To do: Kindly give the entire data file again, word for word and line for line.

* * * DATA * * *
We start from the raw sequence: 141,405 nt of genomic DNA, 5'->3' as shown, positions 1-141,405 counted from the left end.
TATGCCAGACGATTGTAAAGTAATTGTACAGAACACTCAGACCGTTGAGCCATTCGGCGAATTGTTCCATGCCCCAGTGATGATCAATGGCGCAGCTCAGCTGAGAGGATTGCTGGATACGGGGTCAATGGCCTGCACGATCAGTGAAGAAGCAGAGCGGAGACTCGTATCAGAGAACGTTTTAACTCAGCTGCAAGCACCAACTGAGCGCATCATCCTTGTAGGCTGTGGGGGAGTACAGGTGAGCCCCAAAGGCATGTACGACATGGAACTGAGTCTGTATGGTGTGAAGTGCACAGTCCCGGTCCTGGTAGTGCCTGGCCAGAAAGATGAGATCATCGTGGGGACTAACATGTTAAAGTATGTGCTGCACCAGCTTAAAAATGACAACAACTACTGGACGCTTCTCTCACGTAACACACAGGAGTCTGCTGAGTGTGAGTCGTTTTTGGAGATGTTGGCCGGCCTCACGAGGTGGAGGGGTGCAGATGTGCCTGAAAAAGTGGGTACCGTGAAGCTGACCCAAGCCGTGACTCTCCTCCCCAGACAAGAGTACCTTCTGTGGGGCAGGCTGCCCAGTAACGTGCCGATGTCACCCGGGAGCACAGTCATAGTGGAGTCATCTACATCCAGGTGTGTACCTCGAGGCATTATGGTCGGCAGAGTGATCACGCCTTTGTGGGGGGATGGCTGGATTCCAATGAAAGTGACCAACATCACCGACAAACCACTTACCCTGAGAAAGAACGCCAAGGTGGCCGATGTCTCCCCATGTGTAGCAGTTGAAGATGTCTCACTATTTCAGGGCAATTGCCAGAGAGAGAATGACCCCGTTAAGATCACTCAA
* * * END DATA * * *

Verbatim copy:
We start from the raw sequence: 141,405 nt of genomic DNA, 5'->3' as shown, positions 1-141,405 counted from the left end.
TATGCCAGACGATTGTAAAGTAATTGTACAGAACACTCAGACCGTTGAGCCATTCGGCGAATTGTTCCATGCCCCAGTGATGATCAATGGCGCAGCTCAGCTGAGAGGATTGCTGGATACGGGGTCAATGGCCTGCACGATCAGTGAAGAAGCAGAGCGGAGACTCGTATCAGAGAACGTTTTAACTCAGCTGCAAGCACCAACTGAGCGCATCATCCTTGTAGGCTGTGGGGGAGTACAGGTGAGCCCCAAAGGCATGTACGACATGGAACTGAGTCTGTATGGTGTGAAGTGCACAGTCCCGGTCCTGGTAGTGCCTGGCCAGAAAGATGAGATCATCGTGGGGACTAACATGTTAAAGTATGTGCTGCACCAGCTTAAAAATGACAACAACTACTGGACGCTTCTCTCACGTAACACACAGGAGTCTGCTGAGTGTGAGTCGTTTTTGGAGATGTTGGCCGGCCTCACGAGGTGGAGGGGTGCAGATGTGCCTGAAAAAGTGGGTACCGTGAAGCTGACCCAAGCCGTGACTCTCCTCCCCAGACAAGAGTACCTTCTGTGGGGCAGGCTGCCCAGTAACGTGCCGATGTCACCCGGGAGCACAGTCATAGTGGAGTCATCTACATCCAGGTGTGTACCTCGAGGCATTATGGTCGGCAGAGTGATCACGCCTTTGTGGGGGGATGGCTGGATTCCAATGAAAGTGACCAACATCACCGACAAACCACTTACCCTGAGAAAGAACGCCAAGGTGGCCGATGTCTCCCCATGTGTAGCAGTTGAAGATGTCTCACTATTTCAGGGCAATTGCCAGAGAGAGAATGACCCCGTTAAGATCACTCAA